An ANA test detects antinuclear antibodies (ANA) in your blood. Your immune system normally makes antibodies to help you fight infection. In contrast, antinuclear antibodies often attack your body's own tissues — specifically targeting each cell's nucleus.
In most cases, a positive ANA test indicates that your immune system has launched a misdirected attack on your own tissue — in other words, an autoimmune reaction. But some people have positive ANA tests even when they're healthy.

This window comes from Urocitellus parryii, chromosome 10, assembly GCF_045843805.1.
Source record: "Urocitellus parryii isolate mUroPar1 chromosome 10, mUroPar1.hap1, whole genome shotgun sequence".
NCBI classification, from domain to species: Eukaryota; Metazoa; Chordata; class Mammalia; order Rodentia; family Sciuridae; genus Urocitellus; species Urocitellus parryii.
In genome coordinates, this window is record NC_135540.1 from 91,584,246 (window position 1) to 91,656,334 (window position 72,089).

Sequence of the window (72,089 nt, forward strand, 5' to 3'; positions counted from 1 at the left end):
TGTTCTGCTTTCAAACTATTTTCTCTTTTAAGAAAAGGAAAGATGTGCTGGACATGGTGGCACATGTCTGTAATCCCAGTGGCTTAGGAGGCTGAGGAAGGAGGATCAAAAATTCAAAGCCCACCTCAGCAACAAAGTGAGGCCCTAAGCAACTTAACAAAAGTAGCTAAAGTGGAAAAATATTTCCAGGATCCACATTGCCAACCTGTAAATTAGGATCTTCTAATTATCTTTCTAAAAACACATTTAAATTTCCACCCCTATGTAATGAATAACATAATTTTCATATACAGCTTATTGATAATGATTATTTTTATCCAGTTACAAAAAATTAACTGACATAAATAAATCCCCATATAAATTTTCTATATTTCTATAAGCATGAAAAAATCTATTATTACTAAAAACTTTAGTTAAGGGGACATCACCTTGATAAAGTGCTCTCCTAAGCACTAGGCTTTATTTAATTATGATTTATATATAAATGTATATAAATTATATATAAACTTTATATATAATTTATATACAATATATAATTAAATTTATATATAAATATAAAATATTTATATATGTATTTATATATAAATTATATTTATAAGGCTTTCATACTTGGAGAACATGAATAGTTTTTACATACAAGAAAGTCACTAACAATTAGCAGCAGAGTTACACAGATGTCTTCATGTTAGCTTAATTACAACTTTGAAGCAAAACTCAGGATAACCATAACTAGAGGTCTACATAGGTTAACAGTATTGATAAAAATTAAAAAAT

Your doctor may order an ANA test if he or she suspects you have an autoimmune disease such as lupus, rheumatoid arthritis or scleroderma.
Aug. 05, 2014
- Antinuclear antibodies (ANA). American College of Rheumatology. http://www.rheumatology.org/Practice/Clinical/Patients/Diseases_And_Conditions/Antinuclear_Antibodies_%28ANA%29/. Accessed June 18, 2014.
- Schur PH. Measurement and clinical significance of antinuclear antibodies. http://www.uptodate.com/home. Accessed June 18, 2014.